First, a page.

It likely isn't just DISH. I registered years ago with the national do-not-call list years ago and things have always been rather quiet. However, since last year, the number of nuisance calls to my home has increased dramatically. I'd first chalked it up the the elections. But even after the elections were over, the calls kept coming. Sometimes the numbers are spoofed, sometimes its "dead air", sometimes its a recorded message, but they all qualify as the type of unwanted calls the DNC list was supposed to protect us from. A few have confirmed their own similar experience when I complained about my problem on reddit. Does anyone know what the hell is going on with this thing? I'm sure where there is smoke there is fire.

Comment Re:Satellite not needed (Score 1) 115

Thank You for an interesting point. I am not as informed about the particular situation in Cuba, but it seems people are ignoring some important realities about the nature of access. In any location lacking infrastructure to support the wide spread deployment of the Internet, the lack of legacy hardware is an advantage. Forget DSL and other ancient technology based on our grandfather's telephone-based communication needs. The technical problems here are best addressed using modern hardware. Freedom and human rights may ultimately be a problem vis-à-vis the continuing issues faced by Chinese citizens. But if Cuba plays its cards right, the power of a central authority to make decisions and act swiftly to build from scratch what is needed from the ground up to solve the "last mile" solution may ultimately see the island country becoming the envy of all network geeks and bandwidth junkies around these parts.

Submission + - Are Gamma Ray Bursts Keeping Life From Developing In The Universe? 2

rossgneumann writes: The universe might be a radiation-scorched, lifeless place after all. Just as soon as a planet, save for a relative handful of well-sheltered rocks, becomes life-harboring and friendly, it gets nuked back to a barren wasteland. This is one conclusion of a new paper examining the likely prevalence of gamma-ray burst (GRB) events throughout the Milky Way and universe at-large, particularly of the sort—long gamma-ray bursts or LGRBs—that could strip away a planet's protective ozone layer and blast its inhabitants with very high-energy photons.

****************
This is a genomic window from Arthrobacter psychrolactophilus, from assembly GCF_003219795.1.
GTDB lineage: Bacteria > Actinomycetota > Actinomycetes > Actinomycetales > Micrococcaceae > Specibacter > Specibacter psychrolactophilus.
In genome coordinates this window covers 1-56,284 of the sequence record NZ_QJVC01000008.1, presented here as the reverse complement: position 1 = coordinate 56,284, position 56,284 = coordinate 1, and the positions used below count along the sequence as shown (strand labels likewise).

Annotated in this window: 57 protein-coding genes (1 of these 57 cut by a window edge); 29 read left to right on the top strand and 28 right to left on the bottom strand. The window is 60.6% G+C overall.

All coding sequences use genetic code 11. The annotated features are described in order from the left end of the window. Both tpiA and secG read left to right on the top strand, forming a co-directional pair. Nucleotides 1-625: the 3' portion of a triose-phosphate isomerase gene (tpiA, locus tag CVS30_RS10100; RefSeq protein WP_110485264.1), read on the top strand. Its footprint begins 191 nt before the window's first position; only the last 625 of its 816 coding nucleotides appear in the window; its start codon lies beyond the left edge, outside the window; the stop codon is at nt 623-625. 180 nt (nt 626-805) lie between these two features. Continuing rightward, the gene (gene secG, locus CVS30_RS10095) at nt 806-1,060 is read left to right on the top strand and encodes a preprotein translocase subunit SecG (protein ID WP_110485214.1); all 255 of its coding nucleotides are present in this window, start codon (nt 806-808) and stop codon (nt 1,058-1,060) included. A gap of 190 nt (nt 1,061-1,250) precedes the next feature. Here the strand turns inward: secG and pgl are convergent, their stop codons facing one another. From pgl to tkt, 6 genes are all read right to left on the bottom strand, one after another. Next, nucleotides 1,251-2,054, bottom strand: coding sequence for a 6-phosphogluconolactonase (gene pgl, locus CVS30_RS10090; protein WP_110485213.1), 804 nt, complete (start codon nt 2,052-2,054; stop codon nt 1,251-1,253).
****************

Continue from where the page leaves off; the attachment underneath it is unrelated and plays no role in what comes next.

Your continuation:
Submission + - Should Disney Credit the Late Randy Pausch for its Hour of Code Tutorial?

theodp writes: Tens of millions of kids across the nation will take to school computers this week to participate in the 2014 Hour of Code. In this year's signature tutorial, kids will be introduced to coding concepts through exercises like using Google's Blockly to make Disney Frozen Princess Anna ice skate in a square. If this strikes you as familiar, it could be that you've seen this Disney movie before. In The Last Lecture, the late CMU CS professor Randy Pausch displays a programmable cartoon ice skater from an Alice Project tutorial as he explains how the project's novel approach to programming could stealthily teach tens of millions of kids to code (YouTube) [by making characters skate in a square, for example]. "To the extent that you can live on in something," said Pausch, "I will live on in Alice." He added, "I, like Moses, get to see the promised land, but I won’t get to set foot in it. And that’s OK, because I can see it. And the vision is clear. Millions of kids having fun while learning something hard. That’s pretty cool. I can deal with that as a legacy." So considering the similarities, and that Pausch spent sabbaticals at Walt Disney Imagineering (Disney even sells The Last Lecture ), isn't it kind of surprising that neither Disney nor mentioned Pausch or Alice in their announcements of the flagship Hour of Code tutorial? Is this a case of the left Disney hand not knowing what the right is doing?

Submission + - Pluto-Bound spacecraft ends hibernation to start mission

An anonymous reader writes: NASA's New Horizons spacecraft awoke from hibernation on Saturday and sent a radio confirmation that it had successfully turned itself back on one and a half hours later. The spacecraft has been travelling for nine years across the solar system towards its destination, Pluto. From the article: "In 2006, with New Horizons already on its way, Pluto was stripped of its title as the ninth planet in the solar system and became a dwarf planet, of which more than 1,000 have since been discovered in the Kuiper Belt. With New Horizons approaching Pluto's doorstep, scientists are eager for their first close-up look at this unexplored domain."

"I've finally learned what `upward compatible' means. It means we get to keep all our old mistakes." -- Dennie van Tassel